Assembly approves elder financial exploitation bill
STATE HOUSE – With final votes in both chambers today, the General Assembly approved legislation sponsored by Sen. Cynthia A. Coyne and Rep. Joseph J. Solomon Jr. to require financial institutions to report suspected financial exploitation of seniors to the Office of Healthy Aging, and authorizing them to temporarily hold transactions they suspect as such. The legislation will now be sent to the governor.
“Financial exploitation is a serious and growing problem for the elderly,” said Senator Coyne (D-Dist. 32, Barrington, Bristol, East Providence). “Many elderly people rely on caregivers to handle their financial matters, and unfortunately, some people abuse that trust. Banks, credit card companies and other financial institutions can be very helpful in preventing that abuse, because they are often able to identify suspicious activity in accounts. We should make sure we are taking full advantage of their tools, and making them our partner in protecting senior citizens from this type of abuse.”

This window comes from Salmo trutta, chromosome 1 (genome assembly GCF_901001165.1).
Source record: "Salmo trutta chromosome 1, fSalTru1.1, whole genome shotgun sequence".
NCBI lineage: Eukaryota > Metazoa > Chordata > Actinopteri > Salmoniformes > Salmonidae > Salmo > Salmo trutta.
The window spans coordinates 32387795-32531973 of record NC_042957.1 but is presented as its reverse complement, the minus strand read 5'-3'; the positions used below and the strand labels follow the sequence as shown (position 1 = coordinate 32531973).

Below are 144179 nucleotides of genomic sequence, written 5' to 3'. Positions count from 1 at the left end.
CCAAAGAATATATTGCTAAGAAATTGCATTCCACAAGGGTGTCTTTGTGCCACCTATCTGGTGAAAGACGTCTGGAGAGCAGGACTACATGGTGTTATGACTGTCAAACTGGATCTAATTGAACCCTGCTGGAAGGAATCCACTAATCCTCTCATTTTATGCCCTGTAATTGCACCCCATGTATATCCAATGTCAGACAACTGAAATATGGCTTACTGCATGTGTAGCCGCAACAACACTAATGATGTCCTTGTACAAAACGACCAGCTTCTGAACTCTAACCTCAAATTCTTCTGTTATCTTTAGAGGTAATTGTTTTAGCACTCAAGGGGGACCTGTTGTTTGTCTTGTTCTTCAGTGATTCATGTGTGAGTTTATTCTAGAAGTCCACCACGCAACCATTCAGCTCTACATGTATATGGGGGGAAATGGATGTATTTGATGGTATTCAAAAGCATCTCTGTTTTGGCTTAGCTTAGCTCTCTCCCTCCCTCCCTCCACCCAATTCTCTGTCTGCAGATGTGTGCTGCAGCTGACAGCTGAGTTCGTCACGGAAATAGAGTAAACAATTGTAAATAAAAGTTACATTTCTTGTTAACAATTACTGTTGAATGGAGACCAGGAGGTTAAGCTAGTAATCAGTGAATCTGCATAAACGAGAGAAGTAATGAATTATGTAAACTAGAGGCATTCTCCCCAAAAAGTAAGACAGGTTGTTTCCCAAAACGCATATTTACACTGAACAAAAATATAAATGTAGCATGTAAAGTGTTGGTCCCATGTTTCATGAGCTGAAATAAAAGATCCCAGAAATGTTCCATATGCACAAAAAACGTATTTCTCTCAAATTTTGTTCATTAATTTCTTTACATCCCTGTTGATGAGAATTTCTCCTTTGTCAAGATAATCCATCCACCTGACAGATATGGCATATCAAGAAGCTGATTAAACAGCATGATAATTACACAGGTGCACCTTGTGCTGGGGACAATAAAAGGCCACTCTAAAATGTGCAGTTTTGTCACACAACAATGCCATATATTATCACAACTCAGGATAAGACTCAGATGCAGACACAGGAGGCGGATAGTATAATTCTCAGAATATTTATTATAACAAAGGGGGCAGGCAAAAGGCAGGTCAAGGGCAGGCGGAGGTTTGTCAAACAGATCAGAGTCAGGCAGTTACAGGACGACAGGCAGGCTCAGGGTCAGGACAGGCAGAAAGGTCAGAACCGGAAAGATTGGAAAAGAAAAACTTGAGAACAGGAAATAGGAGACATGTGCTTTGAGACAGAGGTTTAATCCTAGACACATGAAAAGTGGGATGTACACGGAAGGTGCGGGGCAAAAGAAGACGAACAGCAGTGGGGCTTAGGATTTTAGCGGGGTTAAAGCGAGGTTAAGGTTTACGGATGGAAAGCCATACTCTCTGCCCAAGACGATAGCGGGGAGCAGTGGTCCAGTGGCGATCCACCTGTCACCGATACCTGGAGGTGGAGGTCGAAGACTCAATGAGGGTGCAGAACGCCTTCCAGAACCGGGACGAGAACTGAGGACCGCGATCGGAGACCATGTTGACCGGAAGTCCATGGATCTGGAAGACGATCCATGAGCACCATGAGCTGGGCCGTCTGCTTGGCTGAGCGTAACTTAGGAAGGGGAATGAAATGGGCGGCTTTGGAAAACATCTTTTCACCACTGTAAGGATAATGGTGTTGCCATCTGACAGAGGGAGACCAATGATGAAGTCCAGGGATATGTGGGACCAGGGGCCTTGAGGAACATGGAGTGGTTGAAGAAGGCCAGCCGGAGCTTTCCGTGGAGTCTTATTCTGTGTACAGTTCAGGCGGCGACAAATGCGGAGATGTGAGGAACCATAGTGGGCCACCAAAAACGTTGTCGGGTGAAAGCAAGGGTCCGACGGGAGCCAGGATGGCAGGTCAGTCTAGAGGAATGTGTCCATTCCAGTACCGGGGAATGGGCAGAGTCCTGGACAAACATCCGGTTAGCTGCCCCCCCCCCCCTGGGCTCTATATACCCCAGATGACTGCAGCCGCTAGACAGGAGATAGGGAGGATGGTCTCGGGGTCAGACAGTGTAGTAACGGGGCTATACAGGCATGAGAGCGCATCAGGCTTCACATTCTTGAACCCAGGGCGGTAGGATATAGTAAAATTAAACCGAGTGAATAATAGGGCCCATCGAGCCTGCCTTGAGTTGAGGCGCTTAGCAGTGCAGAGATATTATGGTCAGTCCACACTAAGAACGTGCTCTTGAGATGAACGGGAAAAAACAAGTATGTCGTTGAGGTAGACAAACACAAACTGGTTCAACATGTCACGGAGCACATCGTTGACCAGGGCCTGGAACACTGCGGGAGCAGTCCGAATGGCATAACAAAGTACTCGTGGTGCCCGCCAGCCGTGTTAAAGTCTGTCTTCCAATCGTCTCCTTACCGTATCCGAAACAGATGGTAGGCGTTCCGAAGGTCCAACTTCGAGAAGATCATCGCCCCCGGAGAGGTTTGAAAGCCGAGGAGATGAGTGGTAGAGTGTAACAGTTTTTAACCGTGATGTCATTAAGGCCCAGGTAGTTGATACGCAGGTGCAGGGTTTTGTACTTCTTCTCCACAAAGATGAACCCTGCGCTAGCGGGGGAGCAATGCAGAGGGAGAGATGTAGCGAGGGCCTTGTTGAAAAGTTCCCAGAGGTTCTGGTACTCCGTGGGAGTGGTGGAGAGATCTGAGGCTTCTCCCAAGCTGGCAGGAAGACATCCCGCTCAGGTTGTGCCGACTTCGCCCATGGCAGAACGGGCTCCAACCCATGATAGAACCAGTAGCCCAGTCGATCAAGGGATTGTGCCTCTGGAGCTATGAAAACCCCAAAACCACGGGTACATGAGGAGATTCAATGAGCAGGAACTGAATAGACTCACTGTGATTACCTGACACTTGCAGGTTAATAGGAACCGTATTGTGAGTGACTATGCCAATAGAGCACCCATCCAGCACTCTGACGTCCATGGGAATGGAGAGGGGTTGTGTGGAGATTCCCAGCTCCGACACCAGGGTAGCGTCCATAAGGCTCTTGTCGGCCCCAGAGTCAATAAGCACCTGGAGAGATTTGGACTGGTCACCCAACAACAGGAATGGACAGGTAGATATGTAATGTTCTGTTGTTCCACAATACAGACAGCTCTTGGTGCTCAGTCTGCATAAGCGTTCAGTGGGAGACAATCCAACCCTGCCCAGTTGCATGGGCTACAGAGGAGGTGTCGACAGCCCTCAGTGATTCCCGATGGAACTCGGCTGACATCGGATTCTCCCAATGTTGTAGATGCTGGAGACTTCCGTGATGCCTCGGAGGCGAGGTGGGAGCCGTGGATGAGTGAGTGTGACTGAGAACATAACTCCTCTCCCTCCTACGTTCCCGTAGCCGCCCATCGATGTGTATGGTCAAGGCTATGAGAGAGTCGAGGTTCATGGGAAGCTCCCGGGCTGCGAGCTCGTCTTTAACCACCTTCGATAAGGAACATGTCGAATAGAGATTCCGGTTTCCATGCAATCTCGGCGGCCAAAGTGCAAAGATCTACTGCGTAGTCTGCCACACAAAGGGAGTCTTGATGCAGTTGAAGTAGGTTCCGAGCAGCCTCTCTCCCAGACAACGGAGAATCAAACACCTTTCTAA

The legislation (2021-S 0264A, 2021-H 5642A) would require financial institutions to train employees to recognize indicators of elderly financial exploitation, and on their obligation to properly report it and place a hold on suspicious transactions.
“Abuse and exploitation of the elderly is one of the most egregious crimes committed in this state,” said Representative Solomon (D-Dist. 22, Warwick). “A recent study estimates that one in five older Americans are victims of financial exploitation, losing $3 billion annually. As our population ages, crimes of this nature will become more prevalent, and we need to do everything we can to protect our older citizens.”
The legislation was the result of recommendations made by the Special Task Force to Study Elderly Abuse and Financial Exploitation, a group led by Senator Coyne that met in 2018 and 2019 to explore the facets of elder abuse and make policy recommendations to address them.
According to AARP, one in three Americans is now 50 years or older and by 2030, one out of every five people in the U.S. will be 65-plus. Older Americans are estimated to have accumulated $18 trillion in assets.
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